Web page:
In past years, I created lovely memoir booklets (48 pages, single fold, jacket with photo) about my grandparents that I gave to my children, my siblings and their children. It was a great success. The generation after mine (my kids, nephews and nieces) knew very little about their greatgrandparents and many appreciated this booklet. When I approached my mother about doing her life, she said there really wasn’t anything to write about. She did not seem very enthused. Perhaps another year, I thought.
As they say, none of us are getting any younger and, this year, I (and each of my siblings) have seemed to help my mother take care of more things. At 89, she still lives alone but that is made possible by the support she receives. So, I realized that it was not too early to get going on this memoir project.
I wrote what I knew about her life and, the next time I was at her house, I turned my laptop on and began to read to her what I had written.
“Why did you do that?” she asked.
“Your family needs to know what went on before them,” I said. “Is what I have written the way it was?”
“Well, you forgot to say a few things.”
And with that, she began to share.
I was amazed how this technique of starting her story myself without her input and then sharing the results with her made it possible for her to envision the product, a memoir of her life. Otherwise it was all amorphous, all too big. And, even though I had told her I would do the writing and she knows this is what I do for a living, I think she still expected to have to be responsible for the piece herself. It was just too much without the sample pages I did on my own.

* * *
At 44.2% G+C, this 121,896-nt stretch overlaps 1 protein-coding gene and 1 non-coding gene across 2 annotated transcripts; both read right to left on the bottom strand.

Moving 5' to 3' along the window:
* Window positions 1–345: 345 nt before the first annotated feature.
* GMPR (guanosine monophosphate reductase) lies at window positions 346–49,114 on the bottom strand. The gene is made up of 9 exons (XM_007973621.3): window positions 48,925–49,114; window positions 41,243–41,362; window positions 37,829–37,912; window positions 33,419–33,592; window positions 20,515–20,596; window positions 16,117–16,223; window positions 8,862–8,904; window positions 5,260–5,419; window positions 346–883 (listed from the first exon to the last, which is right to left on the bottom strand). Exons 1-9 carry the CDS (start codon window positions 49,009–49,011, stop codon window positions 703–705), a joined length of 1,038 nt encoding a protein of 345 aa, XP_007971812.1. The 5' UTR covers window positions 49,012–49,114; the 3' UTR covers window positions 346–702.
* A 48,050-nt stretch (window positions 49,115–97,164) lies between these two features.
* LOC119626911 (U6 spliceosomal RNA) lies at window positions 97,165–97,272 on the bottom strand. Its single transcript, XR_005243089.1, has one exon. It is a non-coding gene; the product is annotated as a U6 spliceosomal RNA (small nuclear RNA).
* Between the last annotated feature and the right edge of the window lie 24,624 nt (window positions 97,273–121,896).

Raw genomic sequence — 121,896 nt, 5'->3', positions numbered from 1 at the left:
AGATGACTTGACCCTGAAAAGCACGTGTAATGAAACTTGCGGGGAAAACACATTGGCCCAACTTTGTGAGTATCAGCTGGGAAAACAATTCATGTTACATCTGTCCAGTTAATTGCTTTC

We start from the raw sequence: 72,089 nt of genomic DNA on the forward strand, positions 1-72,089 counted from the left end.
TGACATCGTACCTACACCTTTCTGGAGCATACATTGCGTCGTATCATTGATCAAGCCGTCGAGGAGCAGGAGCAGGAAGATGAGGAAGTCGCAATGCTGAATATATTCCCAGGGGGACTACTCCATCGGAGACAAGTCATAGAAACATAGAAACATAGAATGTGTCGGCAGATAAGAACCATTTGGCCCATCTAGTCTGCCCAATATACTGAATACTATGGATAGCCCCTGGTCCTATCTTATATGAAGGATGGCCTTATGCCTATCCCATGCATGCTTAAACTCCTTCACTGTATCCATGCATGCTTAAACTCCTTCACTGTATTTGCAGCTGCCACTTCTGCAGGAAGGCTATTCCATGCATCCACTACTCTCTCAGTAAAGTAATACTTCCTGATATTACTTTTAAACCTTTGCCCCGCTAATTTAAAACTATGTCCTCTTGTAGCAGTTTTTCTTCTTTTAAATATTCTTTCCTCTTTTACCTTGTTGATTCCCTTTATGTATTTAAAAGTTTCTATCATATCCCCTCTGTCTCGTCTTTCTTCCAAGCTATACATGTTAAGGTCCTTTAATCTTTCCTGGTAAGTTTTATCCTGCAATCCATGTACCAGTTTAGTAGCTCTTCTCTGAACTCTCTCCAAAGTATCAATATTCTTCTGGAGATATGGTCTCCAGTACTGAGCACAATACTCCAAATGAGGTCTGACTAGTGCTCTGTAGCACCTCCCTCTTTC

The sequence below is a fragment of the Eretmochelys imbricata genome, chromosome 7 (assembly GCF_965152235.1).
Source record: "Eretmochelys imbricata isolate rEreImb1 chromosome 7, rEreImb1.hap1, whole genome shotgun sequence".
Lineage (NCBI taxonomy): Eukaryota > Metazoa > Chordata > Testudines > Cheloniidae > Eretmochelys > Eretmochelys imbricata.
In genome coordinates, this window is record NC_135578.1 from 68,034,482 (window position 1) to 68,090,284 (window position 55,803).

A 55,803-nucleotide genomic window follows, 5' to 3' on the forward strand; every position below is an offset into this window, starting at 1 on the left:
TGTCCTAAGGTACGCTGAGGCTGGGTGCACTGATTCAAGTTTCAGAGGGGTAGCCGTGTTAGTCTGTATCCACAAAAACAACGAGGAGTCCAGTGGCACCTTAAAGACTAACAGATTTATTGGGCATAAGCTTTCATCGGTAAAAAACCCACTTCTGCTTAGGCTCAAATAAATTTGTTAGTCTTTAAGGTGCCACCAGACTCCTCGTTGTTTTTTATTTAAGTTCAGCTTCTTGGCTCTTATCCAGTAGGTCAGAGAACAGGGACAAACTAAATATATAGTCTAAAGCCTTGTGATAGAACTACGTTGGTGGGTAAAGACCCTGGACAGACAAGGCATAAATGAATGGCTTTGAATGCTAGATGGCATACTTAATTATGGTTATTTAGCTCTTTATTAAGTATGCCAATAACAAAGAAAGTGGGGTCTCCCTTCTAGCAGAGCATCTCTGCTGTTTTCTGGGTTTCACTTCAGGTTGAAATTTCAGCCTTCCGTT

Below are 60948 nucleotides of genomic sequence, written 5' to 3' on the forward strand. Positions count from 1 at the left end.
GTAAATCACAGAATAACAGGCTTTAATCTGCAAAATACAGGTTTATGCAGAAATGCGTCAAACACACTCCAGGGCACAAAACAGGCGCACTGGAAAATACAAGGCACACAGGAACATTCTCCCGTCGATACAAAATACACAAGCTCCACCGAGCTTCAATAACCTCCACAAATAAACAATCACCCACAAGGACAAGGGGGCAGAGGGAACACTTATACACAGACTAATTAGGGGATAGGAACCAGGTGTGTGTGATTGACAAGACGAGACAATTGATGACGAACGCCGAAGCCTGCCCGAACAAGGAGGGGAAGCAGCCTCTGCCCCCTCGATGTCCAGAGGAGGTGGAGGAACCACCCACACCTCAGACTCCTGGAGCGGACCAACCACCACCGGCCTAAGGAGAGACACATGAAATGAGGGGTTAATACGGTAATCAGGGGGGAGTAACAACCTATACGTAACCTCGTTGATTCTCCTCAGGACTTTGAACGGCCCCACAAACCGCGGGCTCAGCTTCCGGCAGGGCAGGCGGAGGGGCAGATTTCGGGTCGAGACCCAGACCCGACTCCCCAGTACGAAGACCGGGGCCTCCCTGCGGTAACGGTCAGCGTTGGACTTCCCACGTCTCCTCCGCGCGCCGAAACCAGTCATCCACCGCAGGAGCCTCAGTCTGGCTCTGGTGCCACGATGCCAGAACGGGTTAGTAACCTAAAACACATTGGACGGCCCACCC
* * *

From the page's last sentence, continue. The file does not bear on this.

I send her an installment in the mail and then we review it over the phone. We do three pages a call. The woman who couldn’t remember anything is now adding details every time we speak. It’s even probable that I might have to end the booklet before her marriage to my father as I do want to make it a short book that can be a single-fold.
I told her I would put the thirty or so booklets we will need for our family into a basket with a handle and she can go around the Christmas gathering handing out the booklet to the various subfamilies.
“That’s your Christmas gift from me and it’s your gift to the rest of the family.”
She seemed to like the idea.
The next installment will be for her birthday in the summer.
We have helped many people whose lives demanded to be recorded but who themselves were not writers to create interesting and well-written memoirs.
We listen to you speak your story. We ask you a multitude of questions. Then we get to work writing. We come back to you with text and you make lots of corrective comments and we ask you a whole lot of new questions. Then, we go back to writing again.
Over time, your story develops into a memoir—one that you have shaped at every stage of the writing process.
We offer a free consult. Call today at 207-353-5454 to make an appointment.
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